FCC Wants Greater Control Of The NewsBy: Val Powell - February 21, 2014
The Federal Communications Commission is planning on conducting a study to determine how news outlets decide what topics to take up. It sounds simple and innocent enough, but many are critical about the move on speculations that it is the government’s way of elbowing itself into newsrooms.
When questioned about government surveillance of the media, FCC chair Tom Wheeler stated that the agency does not intend to regulate what broadcasters or journalists have to say. The study the FCC wants to conduct, called the Multi-Market Study of Critical Information Needs, aims only to identify if there are potential barriers in the market, and if there are, whether those obstacles have the power to affect the diversity of media voices.
What made the media so skeptical?
FCC commissioner Ajit Pai stated that the questions posted by the study will not be easy for broadcasters to ignore, even if participation is on a voluntary basis. Pai states that through the FCC study, the administration will force newsrooms to conform to what the study demands, or else probably be denied an FCC license.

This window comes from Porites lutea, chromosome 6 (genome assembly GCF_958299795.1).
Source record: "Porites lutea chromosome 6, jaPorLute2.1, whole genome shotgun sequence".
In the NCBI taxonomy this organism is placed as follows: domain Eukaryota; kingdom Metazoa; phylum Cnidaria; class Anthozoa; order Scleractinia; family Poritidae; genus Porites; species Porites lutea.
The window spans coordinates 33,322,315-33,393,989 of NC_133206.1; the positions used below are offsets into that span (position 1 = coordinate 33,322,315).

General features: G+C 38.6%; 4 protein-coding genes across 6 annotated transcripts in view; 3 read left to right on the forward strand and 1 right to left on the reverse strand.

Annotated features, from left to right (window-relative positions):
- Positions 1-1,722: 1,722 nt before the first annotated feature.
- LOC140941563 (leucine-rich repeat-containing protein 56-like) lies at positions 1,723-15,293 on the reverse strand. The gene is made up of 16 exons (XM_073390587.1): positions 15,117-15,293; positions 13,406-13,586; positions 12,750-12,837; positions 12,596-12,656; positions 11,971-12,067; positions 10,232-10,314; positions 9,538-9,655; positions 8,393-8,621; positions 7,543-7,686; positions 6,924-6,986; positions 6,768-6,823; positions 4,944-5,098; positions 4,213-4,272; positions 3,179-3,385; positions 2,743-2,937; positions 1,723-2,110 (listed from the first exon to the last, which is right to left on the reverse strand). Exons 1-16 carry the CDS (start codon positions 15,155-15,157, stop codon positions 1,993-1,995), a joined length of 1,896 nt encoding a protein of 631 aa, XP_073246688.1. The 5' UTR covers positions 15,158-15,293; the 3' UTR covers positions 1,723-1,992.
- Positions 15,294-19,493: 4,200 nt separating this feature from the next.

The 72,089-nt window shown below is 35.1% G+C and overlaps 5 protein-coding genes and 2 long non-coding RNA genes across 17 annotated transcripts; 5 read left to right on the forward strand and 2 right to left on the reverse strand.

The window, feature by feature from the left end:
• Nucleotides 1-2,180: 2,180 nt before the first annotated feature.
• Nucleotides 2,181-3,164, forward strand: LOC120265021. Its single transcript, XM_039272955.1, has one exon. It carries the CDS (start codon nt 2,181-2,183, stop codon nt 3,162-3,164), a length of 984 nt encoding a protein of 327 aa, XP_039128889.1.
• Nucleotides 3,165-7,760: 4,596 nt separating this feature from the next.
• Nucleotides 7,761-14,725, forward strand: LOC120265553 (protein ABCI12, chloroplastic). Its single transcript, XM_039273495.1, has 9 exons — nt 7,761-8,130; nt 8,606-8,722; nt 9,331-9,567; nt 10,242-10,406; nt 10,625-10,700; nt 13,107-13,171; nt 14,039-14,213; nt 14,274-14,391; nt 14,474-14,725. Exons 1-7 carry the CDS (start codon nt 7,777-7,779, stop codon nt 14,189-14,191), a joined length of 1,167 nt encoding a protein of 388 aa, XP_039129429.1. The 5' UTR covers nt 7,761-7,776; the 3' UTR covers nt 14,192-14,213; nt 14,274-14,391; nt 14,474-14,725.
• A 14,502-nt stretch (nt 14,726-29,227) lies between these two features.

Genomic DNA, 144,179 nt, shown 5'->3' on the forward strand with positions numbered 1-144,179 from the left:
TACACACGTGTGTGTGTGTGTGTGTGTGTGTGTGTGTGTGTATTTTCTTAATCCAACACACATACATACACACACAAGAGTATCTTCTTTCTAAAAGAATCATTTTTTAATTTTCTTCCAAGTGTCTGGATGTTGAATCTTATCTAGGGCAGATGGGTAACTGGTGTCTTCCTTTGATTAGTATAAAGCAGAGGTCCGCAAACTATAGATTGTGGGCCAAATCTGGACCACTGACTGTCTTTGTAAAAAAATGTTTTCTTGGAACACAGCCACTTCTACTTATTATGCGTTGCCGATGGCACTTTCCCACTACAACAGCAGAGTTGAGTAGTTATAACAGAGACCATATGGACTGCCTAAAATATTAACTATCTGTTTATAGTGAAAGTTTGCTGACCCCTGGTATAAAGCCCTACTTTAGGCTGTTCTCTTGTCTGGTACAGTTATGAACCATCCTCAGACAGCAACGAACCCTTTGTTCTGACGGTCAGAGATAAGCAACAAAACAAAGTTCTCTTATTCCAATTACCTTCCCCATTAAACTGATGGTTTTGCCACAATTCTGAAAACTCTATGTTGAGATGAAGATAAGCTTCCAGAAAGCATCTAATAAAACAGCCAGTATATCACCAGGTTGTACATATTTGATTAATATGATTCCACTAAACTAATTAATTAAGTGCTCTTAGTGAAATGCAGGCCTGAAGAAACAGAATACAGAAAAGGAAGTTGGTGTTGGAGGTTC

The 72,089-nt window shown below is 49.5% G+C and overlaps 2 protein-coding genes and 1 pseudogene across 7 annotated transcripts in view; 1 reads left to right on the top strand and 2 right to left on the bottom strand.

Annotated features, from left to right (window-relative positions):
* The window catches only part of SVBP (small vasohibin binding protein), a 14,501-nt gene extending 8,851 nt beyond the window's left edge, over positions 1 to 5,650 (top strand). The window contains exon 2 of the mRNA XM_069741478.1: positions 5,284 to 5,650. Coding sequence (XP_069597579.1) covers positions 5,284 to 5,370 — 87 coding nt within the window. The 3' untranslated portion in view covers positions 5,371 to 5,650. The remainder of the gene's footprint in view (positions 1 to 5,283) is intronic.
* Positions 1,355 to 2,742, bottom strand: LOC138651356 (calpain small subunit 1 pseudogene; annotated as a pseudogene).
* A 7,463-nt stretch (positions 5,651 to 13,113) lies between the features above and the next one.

Critics also believe that the FCC presence in newsrooms could also be the government’s vehicle in telling news outlets what to write about. Plus, considering the recent NSA surveillance leak and the IRS controversy, it’s understandable why the media is thinking they’re next.
Mike Cavender of the Radio Television Digital News Association thinks the study must be completely scrapped, because just the concept of having a study like that is abhorrent to those who pride themselves on their “journalistic independence.”
What critics are saying is simply this: the government has no place in the newsroom, and the study is bound to impede with media practitioners’ First Amendment rights.
The American Center for Law and Justice is urging the media and concerned citizens to sign its petition opposing the study. The study’s parameters have not been finalized, however, and Wheeler has said that the commission is open to comments.
Image via FCC.gov